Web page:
Date of Award

Spring 2019

Document Type


Degree Name

Master of Science (MS)


Civil & Environmental Engineering

Committee Director

Jaewon Yoon

Committee Member

Charles B. Bott

Committee Member

Gary Schafran

Committee Member

Mujde Unal


It is well known that soluble organic carbon (sCOD), especially in the form of volatile fatty acids (VFA), is critical to achieving reliable enhanced biological phosphorus removal (EBPR) in biological nutrient removal (BNR) processes. Consistent and reliable EBPR in systems treating wastewaters deficient in sCOD may be accomplished by the addition of VFA and sCOD – rich fermentate produced by the fermentation of primary sludge, return / waste activated sludge (RAS / WAS), or other suitable carbon sources. The solids retention time (SRT) of fermenters being used to supplement carbon in sidestream EBPR processes must be controlled such that complex organics are hydrolyzed into simpler fractions, which are then converted into soluble organic carbon, including but not limited to short chain VFAs (i.e. SCVFA) via acidogenesis and acetogenesis, while also preventing methanogenesis from occurring (Skalsky and Daigger, 1995).

Perhaps the most widely employed sidestream EBPR processes involve sidestream RAS fermentation using several different configurations (J. Barnard et al., 2010; Vollertsen et al., 2006). These systems typically divert 5 – 30% of the RAS flow in an activated sludge process to an anaerobic, sidestream bioreactor, with hydraulic residence times (HRTs) in the range of 16 – 48 h. These HRTs may be reduced by the addition of supplemental carbon derived from the fermentation of a portion of the primary sludge. While there are several papers available in the literature detailing the operation and optimization of fermenters fed with primary sludge, little information is available about the performance of fermentation processes that employ sludge generated in high rate activated sludge (HRAS) systems. This study was carried out at a pilot plant operating an A/B type process and involved fermentation of a portion of the WAS from a HRAS A-stage process to add soluble carbon to a sidestream EBPR process receiving a portion of the RAS from B-stage. The goal was to achieve biological phosphorus removal and optimize performance in the sidestream reactor while utilizing supplemental carbon from the A-stage WAS fermenter.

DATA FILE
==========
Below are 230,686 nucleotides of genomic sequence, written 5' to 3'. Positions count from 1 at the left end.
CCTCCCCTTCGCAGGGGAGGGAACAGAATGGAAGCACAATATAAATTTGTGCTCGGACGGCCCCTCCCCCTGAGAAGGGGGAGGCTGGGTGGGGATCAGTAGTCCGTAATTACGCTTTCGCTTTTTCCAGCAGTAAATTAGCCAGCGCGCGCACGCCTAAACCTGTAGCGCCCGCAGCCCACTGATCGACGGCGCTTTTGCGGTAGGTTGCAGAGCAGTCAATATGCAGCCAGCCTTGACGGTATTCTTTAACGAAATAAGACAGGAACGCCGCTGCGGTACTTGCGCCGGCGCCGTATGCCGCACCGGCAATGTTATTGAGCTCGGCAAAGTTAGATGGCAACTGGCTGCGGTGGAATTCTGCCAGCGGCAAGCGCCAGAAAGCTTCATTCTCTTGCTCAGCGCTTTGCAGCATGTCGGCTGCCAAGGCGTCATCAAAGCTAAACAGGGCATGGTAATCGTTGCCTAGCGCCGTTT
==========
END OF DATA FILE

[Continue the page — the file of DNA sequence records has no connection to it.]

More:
experimental design.pdf (4359 kB)
Experimental Design Appendix Supplement